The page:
Activity Days. These educational workshops are offered to complement the Learning Boxes. Activity days incorporated hands-on activities to teach children and parents which foods are produced locally; how vegetables, fruit, and animal products are grown; and how to select, use, and prepare agricultural products. Registration counts for activity days conducted from 2000 to 2002 indicated that 1,613 children and adults participated.

Why a farm/food focus for nutrition education in New Jersey?

New Jersey is one of the most densely populated states in the nation, with a total population of 8,143,412. Only 20 percent of the state's land area is designated for farming. Yet, despite its dense population and diminishing farmland, agriculture ranks as the third-largest industry in the state with total sales approaching $700 million annually. Agriculture is particularly strong in the southern portion of New Jersey (in which Gloucester County is located), giving the state a strong national presence in the agricultural marketing of tomatoes, blueberries, cranberries, peaches, and peppers (USDA National Agricultural Statistics Service 1997).

With the initiation, and overwhelming public support, of New Jersey's farmland preservation program, farms will continue to be a mainstay in the landscape of suburban New Jersey. (Although once-rural farming areas are more suburban than ever before.) The "suburbanization" of our farming communities creates a significant retail market for agricultural products in all states. It also creates a tremendous vehicle that Extension educators can use to reach families with nutrition education messages. The "suburbanization" of our farming communities creates an ideal environment for a program like From Our Farms.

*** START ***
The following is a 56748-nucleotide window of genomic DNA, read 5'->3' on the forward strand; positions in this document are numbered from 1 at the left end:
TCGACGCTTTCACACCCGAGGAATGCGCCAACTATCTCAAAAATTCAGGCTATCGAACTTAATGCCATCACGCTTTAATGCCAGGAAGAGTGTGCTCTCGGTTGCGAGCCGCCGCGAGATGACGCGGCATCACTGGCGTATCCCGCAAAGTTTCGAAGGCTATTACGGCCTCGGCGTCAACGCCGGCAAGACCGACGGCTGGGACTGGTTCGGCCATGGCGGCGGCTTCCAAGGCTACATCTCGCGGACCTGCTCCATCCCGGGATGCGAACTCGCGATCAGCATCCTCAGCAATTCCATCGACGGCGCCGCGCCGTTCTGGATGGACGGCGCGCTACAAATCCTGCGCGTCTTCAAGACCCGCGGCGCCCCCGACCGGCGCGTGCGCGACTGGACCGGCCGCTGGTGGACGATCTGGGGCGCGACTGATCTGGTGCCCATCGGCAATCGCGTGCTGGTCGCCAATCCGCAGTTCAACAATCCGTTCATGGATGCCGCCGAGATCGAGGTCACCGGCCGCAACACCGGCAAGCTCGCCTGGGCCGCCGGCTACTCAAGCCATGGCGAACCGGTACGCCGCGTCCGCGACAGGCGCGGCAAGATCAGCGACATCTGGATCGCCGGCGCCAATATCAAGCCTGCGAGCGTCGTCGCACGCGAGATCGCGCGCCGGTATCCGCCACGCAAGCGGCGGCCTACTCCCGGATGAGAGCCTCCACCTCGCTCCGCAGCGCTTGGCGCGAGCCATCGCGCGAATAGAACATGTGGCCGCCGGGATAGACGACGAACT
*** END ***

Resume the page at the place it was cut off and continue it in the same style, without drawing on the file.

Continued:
From a nutrition education perspective, active participation in nutrition education lessons at home with parents/caregivers may improve children's nutrition knowledge and adoption of healthful eating behaviors (Lytle and Acterberg 1995). Eating behaviors of young children and adolescents are strongly influenced by the attitudes and behaviors of family members and the family environment. The home environment provides opportunities for children to use techniques suggested by behavioral curricula and to receive the social support necessary to maintain adoption of healthful eating behaviors (Crockett and Sims 1995). From Our Farms provides Gloucester County parents/caregivers with the necessary tools to introduce children to food, the farm, and nutrition as a fun way of improving nutrition knowledge and adopting healthful eating behaviors.